News Analysis: Research In Motion and the BlackBerry Playbook still have a lot going for them if the company successfully addresses legitimate criticism of the new tablet. However, co-CEOS Mike Lazardis and Jim Balsillie have done nothing to help their cause by the way they responded to media questions.
Things have been tough recently at the
Waterloo, Ontario, headquarters of Research In Motion. At the start of the week
of April 10, RIM co-CEO Mike Lazardis got into a tiff with a reporter from the
BBC, and eventually walked out of an interview complaining that the reporter's
questions were unfair. Later that week, RIM's other co-CEO, Jim Balsillie,
complained that negative reviews of the new RIM BlackBerry Playbook were
unfair. I suppose that means that there's plenty of unfairness to go
In defense of Lazardis, the questions
asked by the BBC reporter were at the very least pretty dumb questions. There
the reporter equated the BlackBerry's virtually uncrackable encryption as a "security
issue." I hate to break this to the Beeb, but really good encryption is a very
good thing. It's something that other smartphones don't really have and they
really need. The fact that some governments don't like not being able to spy on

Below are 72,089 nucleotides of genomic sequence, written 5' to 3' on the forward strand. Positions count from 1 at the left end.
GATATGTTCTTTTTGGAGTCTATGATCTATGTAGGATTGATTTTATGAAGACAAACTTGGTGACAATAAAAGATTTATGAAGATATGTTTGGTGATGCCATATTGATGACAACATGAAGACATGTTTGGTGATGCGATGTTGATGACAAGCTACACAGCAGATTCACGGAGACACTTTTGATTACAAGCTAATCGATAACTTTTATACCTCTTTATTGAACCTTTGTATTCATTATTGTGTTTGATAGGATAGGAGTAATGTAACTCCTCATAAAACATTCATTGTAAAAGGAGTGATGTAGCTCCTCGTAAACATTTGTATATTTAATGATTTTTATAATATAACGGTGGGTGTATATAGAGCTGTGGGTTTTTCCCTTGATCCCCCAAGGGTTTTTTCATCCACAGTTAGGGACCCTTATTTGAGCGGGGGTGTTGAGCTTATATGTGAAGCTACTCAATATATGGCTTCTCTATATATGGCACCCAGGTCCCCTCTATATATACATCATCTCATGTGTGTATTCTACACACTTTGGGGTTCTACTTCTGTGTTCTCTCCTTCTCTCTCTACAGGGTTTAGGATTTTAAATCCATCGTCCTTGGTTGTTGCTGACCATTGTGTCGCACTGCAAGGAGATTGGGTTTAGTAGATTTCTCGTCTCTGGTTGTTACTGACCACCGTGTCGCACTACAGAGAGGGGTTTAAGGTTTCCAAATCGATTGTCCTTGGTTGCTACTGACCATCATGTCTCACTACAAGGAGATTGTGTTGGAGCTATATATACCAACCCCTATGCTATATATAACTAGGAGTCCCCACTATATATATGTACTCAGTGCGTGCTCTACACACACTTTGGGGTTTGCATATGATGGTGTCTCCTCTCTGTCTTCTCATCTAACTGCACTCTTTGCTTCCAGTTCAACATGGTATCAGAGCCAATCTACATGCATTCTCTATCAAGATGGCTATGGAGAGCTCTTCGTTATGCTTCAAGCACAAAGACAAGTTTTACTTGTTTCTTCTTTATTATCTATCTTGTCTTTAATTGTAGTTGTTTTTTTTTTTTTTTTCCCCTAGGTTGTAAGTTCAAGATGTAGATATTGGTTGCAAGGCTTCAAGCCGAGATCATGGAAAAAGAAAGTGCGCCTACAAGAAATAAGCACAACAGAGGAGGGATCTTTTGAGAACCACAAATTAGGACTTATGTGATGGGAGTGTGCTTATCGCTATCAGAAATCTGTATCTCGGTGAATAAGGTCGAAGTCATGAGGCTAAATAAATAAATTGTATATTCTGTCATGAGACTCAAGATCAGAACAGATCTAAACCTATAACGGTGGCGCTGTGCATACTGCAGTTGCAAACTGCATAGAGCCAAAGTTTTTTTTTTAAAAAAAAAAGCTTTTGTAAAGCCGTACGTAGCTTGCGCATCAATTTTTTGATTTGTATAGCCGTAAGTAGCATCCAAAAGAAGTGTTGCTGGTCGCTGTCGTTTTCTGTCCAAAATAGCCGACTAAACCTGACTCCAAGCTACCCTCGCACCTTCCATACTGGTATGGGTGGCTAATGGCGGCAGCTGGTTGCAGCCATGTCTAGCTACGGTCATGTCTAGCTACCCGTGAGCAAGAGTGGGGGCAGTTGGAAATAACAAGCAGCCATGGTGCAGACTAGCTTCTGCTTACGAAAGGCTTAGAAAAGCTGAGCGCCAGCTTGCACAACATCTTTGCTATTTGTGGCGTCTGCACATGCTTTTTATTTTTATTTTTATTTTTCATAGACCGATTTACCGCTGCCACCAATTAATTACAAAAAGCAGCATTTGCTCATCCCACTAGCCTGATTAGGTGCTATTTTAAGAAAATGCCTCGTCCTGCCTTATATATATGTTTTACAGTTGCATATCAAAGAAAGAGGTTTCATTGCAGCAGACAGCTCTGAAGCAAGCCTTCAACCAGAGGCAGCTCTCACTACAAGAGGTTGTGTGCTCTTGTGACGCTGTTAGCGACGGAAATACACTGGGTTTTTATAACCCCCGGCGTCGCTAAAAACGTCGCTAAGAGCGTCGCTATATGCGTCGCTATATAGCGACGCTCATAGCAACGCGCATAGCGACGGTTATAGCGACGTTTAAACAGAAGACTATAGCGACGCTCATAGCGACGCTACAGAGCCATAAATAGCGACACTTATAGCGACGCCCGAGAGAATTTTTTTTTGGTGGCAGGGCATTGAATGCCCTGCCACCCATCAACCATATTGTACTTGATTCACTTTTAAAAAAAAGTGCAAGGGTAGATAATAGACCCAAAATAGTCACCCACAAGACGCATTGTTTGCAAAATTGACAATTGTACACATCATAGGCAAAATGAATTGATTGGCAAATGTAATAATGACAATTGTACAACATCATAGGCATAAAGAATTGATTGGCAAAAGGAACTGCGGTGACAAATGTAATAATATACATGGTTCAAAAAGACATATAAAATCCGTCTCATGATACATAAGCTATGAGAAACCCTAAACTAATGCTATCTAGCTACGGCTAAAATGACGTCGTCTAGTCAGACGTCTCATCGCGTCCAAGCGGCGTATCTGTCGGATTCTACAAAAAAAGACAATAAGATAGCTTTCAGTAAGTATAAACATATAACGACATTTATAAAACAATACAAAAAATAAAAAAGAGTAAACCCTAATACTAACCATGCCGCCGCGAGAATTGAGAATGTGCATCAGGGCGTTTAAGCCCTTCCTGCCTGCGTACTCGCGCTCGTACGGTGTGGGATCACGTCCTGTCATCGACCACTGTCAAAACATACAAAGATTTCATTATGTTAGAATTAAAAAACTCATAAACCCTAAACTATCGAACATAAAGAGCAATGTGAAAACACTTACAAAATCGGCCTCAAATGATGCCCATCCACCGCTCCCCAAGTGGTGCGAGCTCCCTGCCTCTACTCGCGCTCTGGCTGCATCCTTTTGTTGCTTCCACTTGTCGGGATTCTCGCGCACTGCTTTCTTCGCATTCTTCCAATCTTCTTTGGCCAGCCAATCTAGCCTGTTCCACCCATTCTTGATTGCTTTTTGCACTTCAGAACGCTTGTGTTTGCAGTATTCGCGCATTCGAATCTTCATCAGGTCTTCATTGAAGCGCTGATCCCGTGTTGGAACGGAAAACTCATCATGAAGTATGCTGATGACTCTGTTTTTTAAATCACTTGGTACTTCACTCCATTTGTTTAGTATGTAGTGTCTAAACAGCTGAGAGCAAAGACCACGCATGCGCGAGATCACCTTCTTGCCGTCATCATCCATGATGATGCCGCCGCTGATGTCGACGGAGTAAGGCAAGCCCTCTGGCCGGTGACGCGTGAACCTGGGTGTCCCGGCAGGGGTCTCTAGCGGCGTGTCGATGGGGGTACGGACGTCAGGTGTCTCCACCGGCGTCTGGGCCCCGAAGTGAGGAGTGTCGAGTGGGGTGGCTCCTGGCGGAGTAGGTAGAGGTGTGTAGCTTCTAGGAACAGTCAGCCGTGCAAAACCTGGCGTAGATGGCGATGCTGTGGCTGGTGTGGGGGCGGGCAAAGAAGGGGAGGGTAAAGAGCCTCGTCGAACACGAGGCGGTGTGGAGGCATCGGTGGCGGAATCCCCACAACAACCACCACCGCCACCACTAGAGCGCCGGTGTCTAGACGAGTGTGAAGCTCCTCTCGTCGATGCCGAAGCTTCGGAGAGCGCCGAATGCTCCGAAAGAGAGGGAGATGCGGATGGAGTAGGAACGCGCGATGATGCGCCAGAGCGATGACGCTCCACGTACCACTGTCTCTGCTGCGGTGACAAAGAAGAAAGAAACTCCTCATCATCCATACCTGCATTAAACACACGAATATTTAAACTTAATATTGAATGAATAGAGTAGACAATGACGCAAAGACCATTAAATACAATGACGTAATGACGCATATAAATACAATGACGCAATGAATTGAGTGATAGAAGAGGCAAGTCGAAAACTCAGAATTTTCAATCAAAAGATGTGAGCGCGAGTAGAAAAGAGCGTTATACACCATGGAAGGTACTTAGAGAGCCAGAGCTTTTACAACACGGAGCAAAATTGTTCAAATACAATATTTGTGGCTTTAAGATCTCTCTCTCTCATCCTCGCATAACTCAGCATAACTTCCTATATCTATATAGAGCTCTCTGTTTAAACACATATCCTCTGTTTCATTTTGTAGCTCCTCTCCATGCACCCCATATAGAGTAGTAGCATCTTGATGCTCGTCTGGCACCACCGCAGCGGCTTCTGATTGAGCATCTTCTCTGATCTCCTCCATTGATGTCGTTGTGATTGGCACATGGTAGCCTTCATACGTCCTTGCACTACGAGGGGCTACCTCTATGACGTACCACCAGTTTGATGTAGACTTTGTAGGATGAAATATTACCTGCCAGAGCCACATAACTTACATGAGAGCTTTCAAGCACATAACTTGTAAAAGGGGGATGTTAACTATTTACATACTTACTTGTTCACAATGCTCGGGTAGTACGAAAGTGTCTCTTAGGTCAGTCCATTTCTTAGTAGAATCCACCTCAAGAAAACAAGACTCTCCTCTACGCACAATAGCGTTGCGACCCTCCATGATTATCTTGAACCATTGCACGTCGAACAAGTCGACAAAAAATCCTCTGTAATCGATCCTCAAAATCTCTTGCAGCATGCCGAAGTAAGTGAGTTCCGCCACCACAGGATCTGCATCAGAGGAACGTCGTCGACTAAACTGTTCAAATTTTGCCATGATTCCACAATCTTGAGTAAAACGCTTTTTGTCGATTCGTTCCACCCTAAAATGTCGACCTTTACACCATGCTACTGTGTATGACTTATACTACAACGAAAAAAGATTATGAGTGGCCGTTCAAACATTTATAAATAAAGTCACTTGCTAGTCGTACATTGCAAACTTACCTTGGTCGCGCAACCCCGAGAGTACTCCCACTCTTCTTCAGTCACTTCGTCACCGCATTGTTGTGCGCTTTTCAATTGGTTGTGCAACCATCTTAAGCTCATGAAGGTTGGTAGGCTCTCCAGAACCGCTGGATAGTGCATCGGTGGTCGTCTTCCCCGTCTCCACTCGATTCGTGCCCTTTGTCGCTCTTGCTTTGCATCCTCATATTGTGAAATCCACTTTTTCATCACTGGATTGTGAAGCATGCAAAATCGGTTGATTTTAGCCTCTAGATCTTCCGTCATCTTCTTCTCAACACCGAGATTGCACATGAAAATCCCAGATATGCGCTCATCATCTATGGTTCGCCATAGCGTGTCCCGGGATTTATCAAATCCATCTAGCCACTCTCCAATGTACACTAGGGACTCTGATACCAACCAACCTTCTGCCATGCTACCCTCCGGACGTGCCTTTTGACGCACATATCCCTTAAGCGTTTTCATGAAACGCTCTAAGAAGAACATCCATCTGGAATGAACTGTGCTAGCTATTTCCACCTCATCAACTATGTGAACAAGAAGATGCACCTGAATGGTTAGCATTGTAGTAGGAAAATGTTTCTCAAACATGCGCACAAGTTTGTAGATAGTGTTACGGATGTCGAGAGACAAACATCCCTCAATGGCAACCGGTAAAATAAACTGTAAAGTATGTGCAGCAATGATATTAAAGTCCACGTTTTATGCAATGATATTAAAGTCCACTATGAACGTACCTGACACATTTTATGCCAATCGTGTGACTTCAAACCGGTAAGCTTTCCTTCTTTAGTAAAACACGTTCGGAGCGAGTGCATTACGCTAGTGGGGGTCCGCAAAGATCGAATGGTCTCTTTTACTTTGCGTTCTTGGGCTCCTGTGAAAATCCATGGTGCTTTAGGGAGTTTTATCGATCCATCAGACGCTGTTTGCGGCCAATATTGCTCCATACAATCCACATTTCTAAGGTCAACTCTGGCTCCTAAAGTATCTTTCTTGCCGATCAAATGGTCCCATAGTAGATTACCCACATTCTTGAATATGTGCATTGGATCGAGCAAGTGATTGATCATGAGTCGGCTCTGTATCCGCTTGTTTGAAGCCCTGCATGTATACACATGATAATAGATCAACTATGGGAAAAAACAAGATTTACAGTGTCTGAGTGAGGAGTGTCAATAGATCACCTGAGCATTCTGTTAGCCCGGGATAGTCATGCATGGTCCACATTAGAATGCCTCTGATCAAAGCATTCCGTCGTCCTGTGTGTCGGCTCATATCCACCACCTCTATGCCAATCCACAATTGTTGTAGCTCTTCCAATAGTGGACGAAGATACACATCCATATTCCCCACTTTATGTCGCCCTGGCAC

their citizens might be a political problem, but it's not a security
Now, at the end of the week, it seems
that RIM is catching grief for the software-or lack thereof-on the new
PlayBook. Basically, the device doesn't have its own email, contacts, calendar
other basic BlackBerry capabilities. The idea with the PlayBook is that you're
supposed to link the device with your BlackBerry smartphone and the two devices
will do some sort of mind meld, and shazam, the tablet will have mail, contacts
and calendar courtesy of the smartphone.
I suppose that this originally seemed
like a good idea. If enough people like the PlayBook, it'll give them the
incentive they need to also get a BlackBerry. Maybe if the device had been
released a year ago, this might have worked. But that was then and this is now.
In that intervening year, everything changed. In other words, the iPad was launched and with it a set a de facto standards
for how a
tablet should work and what features it should have.
The PlayBook doesn't fit that standard
, and as a
result it's getting some criticism. The big items are the lack of email,
contacts, calendar, etc., that the smartphone has. Co-CEO Balsillie has said
that criticism of that deficiency is unfair. But in fact it's not. If you plan
to use a PlayBook to its full capability, you have to have both the BlackBerry
smartphone and the PlayBook. This in turn means you need to drop a lot of
dollars on the deal.
Sure, you can probably get the smartphone
for a hundred dollars or so and, realistically, it's not going to cost you any
more to use a BlackBerry than it does other smartphones.